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Encountering Indonesia as a student, then and now
journal contributionposted on 2023-05-26, 10:46 authored by Barbara HatleyBarbara Hatley
Why aren't there any Australian Indonesianists today like those of the past?' an Indonesian friend asked me recently. By 'those of the past' he explained that he meant people retiring about now. The question further stimulated thoughts I had been having about the study of Indonesia then and now, and differences in the experiences of academics and students over the years. There are certainly few Feith-like unravelling brown jumpers among contemporary lecturers. There are no students bumbling off to Indonesia by boat after security concerns have stopped flights from Australia, as a class-mate and I did in late 1965. But what might be some of the deeper dimensions of change? What kind of students are choosing to study Indonesian language and culture and where are they headed? How is undergraduate teaching and learning and postgraduate study affected by institutional insistence on 'strategic' choices in terms of time allocation, research topics and publishing outlets? Organised in-country study programs, particularly those provided by the ACICIS consortium, allow more extended, targeted encounters than the wanderings of the students of my time. What has been the impact of such developments? Where have the graduates of these new programs gone, to what extent are they pursuing Indonesia-related careers? Might a new guard of 'Indonesianists' be emerging from their ranks, or is the term itself perhaps no longer meaningful?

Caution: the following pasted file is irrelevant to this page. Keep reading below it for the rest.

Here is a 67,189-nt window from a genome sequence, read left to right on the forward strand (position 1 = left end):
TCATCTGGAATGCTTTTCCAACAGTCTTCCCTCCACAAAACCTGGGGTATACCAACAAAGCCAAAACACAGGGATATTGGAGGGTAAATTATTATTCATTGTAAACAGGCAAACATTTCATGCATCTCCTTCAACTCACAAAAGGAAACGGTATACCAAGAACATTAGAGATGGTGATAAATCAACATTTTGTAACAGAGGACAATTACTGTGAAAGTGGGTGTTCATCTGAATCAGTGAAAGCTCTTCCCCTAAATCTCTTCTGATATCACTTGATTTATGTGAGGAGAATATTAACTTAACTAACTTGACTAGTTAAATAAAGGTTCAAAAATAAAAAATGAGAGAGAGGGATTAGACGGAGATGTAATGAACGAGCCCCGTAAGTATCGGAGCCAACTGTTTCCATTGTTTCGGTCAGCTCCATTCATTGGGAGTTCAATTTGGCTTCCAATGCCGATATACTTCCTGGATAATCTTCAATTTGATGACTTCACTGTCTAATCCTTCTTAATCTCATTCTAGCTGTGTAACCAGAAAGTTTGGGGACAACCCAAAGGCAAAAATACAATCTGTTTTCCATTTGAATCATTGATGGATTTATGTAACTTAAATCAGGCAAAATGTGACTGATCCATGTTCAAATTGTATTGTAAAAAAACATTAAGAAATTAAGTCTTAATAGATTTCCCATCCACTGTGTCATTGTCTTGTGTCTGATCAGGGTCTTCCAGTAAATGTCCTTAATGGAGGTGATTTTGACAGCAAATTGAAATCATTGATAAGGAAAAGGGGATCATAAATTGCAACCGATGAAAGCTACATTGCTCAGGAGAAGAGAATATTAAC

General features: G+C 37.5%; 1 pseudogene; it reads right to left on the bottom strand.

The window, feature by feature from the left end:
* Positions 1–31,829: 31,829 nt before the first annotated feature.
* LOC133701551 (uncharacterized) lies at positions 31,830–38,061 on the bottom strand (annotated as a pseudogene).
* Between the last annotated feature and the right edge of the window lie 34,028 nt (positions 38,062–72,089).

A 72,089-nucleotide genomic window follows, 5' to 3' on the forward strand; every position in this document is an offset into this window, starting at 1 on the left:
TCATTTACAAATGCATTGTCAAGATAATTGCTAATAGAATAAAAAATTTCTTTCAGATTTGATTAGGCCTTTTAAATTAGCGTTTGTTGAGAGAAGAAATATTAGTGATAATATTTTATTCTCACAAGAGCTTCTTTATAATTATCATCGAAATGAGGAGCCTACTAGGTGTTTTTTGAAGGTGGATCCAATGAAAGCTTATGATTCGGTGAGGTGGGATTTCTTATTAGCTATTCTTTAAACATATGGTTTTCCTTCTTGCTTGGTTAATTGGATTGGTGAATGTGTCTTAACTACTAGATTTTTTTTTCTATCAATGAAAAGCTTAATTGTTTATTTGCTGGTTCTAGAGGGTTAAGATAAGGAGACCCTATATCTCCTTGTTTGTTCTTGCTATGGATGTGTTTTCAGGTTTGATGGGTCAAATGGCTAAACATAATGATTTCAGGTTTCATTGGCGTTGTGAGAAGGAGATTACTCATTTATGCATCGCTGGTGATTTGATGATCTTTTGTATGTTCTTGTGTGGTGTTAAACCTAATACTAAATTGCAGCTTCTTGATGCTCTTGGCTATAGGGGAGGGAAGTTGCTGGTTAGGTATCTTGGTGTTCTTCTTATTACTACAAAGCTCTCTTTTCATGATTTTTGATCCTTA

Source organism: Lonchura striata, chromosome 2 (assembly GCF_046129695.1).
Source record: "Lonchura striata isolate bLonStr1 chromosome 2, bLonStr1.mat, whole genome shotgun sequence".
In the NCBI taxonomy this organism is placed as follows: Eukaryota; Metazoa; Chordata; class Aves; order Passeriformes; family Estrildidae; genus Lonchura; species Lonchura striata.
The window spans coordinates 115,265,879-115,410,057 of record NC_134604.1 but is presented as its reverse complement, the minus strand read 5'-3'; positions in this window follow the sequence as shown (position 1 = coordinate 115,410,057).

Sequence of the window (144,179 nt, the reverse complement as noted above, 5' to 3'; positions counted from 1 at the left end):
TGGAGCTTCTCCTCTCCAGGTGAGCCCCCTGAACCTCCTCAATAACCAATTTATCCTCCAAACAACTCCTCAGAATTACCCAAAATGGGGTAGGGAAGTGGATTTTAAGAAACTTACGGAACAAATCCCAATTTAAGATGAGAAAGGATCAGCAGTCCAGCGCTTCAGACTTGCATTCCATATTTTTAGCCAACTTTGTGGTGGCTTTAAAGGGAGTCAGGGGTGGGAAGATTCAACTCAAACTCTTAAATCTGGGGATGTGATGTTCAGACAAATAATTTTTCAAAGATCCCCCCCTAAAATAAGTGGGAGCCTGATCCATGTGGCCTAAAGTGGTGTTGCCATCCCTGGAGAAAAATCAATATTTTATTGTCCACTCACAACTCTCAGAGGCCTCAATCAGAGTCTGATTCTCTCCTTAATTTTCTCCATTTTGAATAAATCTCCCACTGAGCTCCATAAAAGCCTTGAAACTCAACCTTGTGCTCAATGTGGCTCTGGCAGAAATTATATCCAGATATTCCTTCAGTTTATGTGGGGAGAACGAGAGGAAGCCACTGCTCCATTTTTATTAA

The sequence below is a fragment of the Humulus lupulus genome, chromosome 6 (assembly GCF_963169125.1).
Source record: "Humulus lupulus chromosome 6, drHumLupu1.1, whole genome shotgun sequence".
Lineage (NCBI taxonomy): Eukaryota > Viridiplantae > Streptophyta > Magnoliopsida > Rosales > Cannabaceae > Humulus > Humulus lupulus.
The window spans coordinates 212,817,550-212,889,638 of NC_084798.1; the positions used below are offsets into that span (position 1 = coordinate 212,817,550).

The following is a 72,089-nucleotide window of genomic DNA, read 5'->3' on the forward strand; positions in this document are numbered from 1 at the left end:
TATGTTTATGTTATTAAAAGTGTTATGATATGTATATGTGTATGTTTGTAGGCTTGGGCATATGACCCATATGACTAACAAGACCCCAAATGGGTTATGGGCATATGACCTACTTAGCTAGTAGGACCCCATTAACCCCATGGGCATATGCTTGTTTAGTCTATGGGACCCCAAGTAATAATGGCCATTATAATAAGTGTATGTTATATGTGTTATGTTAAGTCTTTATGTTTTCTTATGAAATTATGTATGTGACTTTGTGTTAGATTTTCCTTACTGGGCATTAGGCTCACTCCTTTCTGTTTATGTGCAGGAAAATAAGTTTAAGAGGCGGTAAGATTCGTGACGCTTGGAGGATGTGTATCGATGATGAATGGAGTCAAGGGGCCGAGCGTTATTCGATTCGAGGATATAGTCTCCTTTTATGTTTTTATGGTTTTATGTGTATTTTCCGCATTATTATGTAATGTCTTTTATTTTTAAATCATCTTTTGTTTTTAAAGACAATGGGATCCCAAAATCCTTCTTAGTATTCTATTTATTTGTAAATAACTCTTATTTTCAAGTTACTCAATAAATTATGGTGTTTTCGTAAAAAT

Publication titleReview of Indonesian and Malaysian Affairs
Rights statementCopyright 2009. The Association for the Publication of Indonesian and Malaysian Studies Inc.